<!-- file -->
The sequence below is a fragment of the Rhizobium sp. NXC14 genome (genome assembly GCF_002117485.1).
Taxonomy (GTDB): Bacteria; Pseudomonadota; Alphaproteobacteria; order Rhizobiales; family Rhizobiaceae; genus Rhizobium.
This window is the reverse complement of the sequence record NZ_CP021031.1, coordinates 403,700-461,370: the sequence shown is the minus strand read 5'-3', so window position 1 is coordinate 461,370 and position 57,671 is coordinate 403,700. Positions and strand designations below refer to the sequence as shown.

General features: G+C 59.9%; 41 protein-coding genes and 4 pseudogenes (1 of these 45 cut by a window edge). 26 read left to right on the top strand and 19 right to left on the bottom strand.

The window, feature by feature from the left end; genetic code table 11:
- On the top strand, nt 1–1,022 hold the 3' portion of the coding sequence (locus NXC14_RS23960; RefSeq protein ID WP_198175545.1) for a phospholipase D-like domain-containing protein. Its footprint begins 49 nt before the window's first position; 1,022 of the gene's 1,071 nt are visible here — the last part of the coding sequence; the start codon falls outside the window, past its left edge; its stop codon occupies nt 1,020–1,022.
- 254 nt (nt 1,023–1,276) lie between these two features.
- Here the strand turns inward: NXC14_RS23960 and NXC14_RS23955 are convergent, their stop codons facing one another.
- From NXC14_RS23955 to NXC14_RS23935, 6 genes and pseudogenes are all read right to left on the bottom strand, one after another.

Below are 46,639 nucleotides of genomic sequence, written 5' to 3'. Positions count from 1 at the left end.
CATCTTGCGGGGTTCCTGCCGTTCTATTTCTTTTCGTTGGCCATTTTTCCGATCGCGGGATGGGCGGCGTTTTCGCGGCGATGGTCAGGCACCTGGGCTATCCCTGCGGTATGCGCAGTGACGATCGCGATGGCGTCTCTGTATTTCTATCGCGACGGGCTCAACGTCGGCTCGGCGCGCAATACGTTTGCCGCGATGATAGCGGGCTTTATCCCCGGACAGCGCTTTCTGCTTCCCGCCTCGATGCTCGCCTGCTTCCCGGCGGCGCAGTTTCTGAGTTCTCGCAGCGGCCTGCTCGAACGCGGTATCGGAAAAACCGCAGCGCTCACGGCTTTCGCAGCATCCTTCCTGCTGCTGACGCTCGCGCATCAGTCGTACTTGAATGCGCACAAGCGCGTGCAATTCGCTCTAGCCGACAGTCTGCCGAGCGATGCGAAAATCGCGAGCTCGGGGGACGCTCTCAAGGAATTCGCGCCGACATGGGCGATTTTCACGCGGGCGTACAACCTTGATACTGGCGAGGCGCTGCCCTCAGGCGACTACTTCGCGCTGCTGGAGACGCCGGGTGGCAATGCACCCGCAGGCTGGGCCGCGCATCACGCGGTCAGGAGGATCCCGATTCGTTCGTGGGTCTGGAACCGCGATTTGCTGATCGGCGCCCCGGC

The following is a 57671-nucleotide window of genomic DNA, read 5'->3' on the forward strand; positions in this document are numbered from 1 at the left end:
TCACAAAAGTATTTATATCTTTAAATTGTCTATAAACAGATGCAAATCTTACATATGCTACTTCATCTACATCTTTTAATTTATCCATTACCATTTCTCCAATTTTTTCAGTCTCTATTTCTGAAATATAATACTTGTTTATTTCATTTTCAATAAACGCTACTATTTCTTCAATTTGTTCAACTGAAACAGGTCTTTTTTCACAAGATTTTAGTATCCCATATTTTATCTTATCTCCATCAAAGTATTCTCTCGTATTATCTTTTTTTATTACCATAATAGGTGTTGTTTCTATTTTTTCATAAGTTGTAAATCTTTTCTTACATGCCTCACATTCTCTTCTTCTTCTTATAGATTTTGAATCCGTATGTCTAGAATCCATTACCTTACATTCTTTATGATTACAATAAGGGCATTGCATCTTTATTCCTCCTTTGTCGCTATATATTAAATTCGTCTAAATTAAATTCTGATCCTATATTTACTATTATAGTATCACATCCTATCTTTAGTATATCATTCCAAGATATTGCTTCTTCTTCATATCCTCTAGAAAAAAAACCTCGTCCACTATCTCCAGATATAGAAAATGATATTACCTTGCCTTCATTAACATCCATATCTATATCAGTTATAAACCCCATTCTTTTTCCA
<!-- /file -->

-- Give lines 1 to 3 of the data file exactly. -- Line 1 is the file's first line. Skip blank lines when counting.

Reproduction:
The sequence below is a fragment of the Rhizobium sp. NXC14 genome (genome assembly GCF_002117485.1).
Taxonomy (GTDB): Bacteria; Pseudomonadota; Alphaproteobacteria; order Rhizobiales; family Rhizobiaceae; genus Rhizobium.
This window is the reverse complement of the sequence record NZ_CP021031.1, coordinates 403,700-461,370: the sequence shown is the minus strand read 5'-3', so window position 1 is coordinate 461,370 and position 57,671 is coordinate 403,700. Positions and strand designations below refer to the sequence as shown.